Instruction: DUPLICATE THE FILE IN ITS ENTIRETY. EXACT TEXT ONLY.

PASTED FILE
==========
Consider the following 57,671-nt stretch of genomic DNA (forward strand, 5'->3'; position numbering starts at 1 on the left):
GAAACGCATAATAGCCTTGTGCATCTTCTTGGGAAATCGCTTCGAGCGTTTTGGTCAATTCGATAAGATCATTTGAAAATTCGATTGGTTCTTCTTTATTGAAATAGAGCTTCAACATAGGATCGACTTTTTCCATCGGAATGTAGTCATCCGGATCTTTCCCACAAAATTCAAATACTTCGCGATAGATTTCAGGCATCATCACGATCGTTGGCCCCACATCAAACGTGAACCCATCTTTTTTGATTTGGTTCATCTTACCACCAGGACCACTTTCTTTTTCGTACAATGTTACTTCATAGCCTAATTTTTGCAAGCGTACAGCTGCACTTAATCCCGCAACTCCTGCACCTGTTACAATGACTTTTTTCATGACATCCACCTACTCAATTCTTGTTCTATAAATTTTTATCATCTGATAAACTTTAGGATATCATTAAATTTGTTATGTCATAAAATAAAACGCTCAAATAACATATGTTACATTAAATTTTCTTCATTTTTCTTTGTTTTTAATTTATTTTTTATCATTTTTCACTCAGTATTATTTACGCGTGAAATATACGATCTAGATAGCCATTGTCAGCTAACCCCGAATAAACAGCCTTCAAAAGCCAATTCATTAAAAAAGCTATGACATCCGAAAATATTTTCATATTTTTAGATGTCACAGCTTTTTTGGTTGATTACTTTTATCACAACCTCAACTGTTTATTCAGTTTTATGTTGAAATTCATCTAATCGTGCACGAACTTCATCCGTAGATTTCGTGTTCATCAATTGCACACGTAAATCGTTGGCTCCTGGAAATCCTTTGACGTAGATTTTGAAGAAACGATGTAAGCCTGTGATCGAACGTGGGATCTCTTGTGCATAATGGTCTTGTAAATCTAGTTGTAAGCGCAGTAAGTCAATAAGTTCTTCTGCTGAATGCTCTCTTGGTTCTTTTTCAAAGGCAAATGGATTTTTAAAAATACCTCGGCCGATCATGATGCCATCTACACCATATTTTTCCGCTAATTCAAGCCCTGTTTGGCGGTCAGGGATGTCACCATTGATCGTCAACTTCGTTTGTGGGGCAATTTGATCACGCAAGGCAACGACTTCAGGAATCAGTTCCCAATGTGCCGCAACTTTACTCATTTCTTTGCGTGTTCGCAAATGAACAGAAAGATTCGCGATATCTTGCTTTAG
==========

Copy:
Consider the following 57,671-nt stretch of genomic DNA (forward strand, 5'->3'; position numbering starts at 1 on the left):
GAAACGCATAATAGCCTTGTGCATCTTCTTGGGAAATCGCTTCGAGCGTTTTGGTCAATTCGATAAGATCATTTGAAAATTCGATTGGTTCTTCTTTATTGAAATAGAGCTTCAACATAGGATCGACTTTTTCCATCGGAATGTAGTCATCCGGATCTTTCCCACAAAATTCAAATACTTCGCGATAGATTTCAGGCATCATCACGATCGTTGGCCCCACATCAAACGTGAACCCATCTTTTTTGATTTGGTTCATCTTACCACCAGGACCACTTTCTTTTTCGTACAATGTTACTTCATAGCCTAATTTTTGCAAGCGTACAGCTGCACTTAATCCCGCAACTCCTGCACCTGTTACAATGACTTTTTTCATGACATCCACCTACTCAATTCTTGTTCTATAAATTTTTATCATCTGATAAACTTTAGGATATCATTAAATTTGTTATGTCATAAAATAAAACGCTCAAATAACATATGTTACATTAAATTTTCTTCATTTTTCTTTGTTTTTAATTTATTTTTTATCATTTTTCACTCAGTATTATTTACGCGTGAAATATACGATCTAGATAGCCATTGTCAGCTAACCCCGAATAAACAGCCTTCAAAAGCCAATTCATTAAAAAAGCTATGACATCCGAAAATATTTTCATATTTTTAGATGTCACAGCTTTTTTGGTTGATTACTTTTATCACAACCTCAACTGTTTATTCAGTTTTATGTTGAAATTCATCTAATCGTGCACGAACTTCATCCGTAGATTTCGTGTTCATCAATTGCACACGTAAATCGTTGGCTCCTGGAAATCCTTTGACGTAGATTTTGAAGAAACGATGTAAGCCTGTGATCGAACGTGGGATCTCTTGTGCATAATGGTCTTGTAAATCTAGTTGTAAGCGCAGTAAGTCAATAAGTTCTTCTGCTGAATGCTCTCTTGGTTCTTTTTCAAAGGCAAATGGATTTTTAAAAATACCTCGGCCGATCATGATGCCATCTACACCATATTTTTCCGCTAATTCAAGCCCTGTTTGGCGGTCAGGGATGTCACCATTGATCGTCAACTTCGTTTGTGGGGCAATTTGATCACGCAAGGCAACGACTTCAGGAATCAGTTCCCAATGTGCCGCAACTTTACTCATTTCTTTGCGTGTTCGCAAATGAACAGAAAGATTCGCGATATCTTGCTTTAG